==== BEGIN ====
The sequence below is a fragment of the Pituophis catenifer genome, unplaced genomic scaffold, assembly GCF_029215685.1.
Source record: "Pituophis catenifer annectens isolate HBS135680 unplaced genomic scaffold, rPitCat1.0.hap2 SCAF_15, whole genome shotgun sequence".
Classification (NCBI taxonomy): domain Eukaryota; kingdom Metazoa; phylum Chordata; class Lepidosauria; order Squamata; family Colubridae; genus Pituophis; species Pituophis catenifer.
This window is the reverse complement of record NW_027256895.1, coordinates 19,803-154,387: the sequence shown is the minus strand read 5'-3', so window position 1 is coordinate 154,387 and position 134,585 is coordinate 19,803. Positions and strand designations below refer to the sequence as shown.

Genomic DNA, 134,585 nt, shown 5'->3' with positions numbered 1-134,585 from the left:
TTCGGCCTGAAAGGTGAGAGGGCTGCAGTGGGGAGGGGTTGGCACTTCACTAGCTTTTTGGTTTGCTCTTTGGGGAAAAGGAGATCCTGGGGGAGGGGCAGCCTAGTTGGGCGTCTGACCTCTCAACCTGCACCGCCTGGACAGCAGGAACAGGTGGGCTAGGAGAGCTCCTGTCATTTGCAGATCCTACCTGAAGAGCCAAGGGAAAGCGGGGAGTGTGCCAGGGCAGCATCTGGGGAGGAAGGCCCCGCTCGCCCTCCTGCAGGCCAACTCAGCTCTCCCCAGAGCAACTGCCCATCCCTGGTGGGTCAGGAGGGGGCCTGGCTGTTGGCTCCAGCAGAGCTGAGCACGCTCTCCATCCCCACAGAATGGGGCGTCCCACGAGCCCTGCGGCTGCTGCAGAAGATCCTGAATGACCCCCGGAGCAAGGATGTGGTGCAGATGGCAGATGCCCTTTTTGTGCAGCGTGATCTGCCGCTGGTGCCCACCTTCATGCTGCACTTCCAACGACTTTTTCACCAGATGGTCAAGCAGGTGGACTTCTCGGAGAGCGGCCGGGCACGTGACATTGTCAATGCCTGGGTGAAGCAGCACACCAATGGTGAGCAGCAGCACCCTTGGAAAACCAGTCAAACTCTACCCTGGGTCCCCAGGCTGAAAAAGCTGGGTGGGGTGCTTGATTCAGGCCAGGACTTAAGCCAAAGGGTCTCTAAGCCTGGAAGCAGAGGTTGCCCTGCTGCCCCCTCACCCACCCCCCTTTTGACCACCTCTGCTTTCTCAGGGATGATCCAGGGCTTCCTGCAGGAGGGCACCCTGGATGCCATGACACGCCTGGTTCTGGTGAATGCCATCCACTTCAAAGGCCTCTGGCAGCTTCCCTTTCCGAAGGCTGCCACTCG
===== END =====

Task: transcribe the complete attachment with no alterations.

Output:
The sequence below is a fragment of the Pituophis catenifer genome, unplaced genomic scaffold, assembly GCF_029215685.1.
Source record: "Pituophis catenifer annectens isolate HBS135680 unplaced genomic scaffold, rPitCat1.0.hap2 SCAF_15, whole genome shotgun sequence".
Classification (NCBI taxonomy): domain Eukaryota; kingdom Metazoa; phylum Chordata; class Lepidosauria; order Squamata; family Colubridae; genus Pituophis; species Pituophis catenifer.
This window is the reverse complement of record NW_027256895.1, coordinates 19,803-154,387: the sequence shown is the minus strand read 5'-3', so window position 1 is coordinate 154,387 and position 134,585 is coordinate 19,803. Positions and strand designations below refer to the sequence as shown.

Genomic DNA, 134,585 nt, shown 5'->3' with positions numbered 1-134,585 from the left:
TTCGGCCTGAAAGGTGAGAGGGCTGCAGTGGGGAGGGGTTGGCACTTCACTAGCTTTTTGGTTTGCTCTTTGGGGAAAAGGAGATCCTGGGGGAGGGGCAGCCTAGTTGGGCGTCTGACCTCTCAACCTGCACCGCCTGGACAGCAGGAACAGGTGGGCTAGGAGAGCTCCTGTCATTTGCAGATCCTACCTGAAGAGCCAAGGGAAAGCGGGGAGTGTGCCAGGGCAGCATCTGGGGAGGAAGGCCCCGCTCGCCCTCCTGCAGGCCAACTCAGCTCTCCCCAGAGCAACTGCCCATCCCTGGTGGGTCAGGAGGGGGCCTGGCTGTTGGCTCCAGCAGAGCTGAGCACGCTCTCCATCCCCACAGAATGGGGCGTCCCACGAGCCCTGCGGCTGCTGCAGAAGATCCTGAATGACCCCCGGAGCAAGGATGTGGTGCAGATGGCAGATGCCCTTTTTGTGCAGCGTGATCTGCCGCTGGTGCCCACCTTCATGCTGCACTTCCAACGACTTTTTCACCAGATGGTCAAGCAGGTGGACTTCTCGGAGAGCGGCCGGGCACGTGACATTGTCAATGCCTGGGTGAAGCAGCACACCAATGGTGAGCAGCAGCACCCTTGGAAAACCAGTCAAACTCTACCCTGGGTCCCCAGGCTGAAAAAGCTGGGTGGGGTGCTTGATTCAGGCCAGGACTTAAGCCAAAGGGTCTCTAAGCCTGGAAGCAGAGGTTGCCCTGCTGCCCCCTCACCCACCCCCCTTTTGACCACCTCTGCTTTCTCAGGGATGATCCAGGGCTTCCTGCAGGAGGGCACCCTGGATGCCATGACACGCCTGGTTCTGGTGAATGCCATCCACTTCAAAGGCCTCTGGCAGCTTCCCTTTCCGAAGGCTGCCACTCG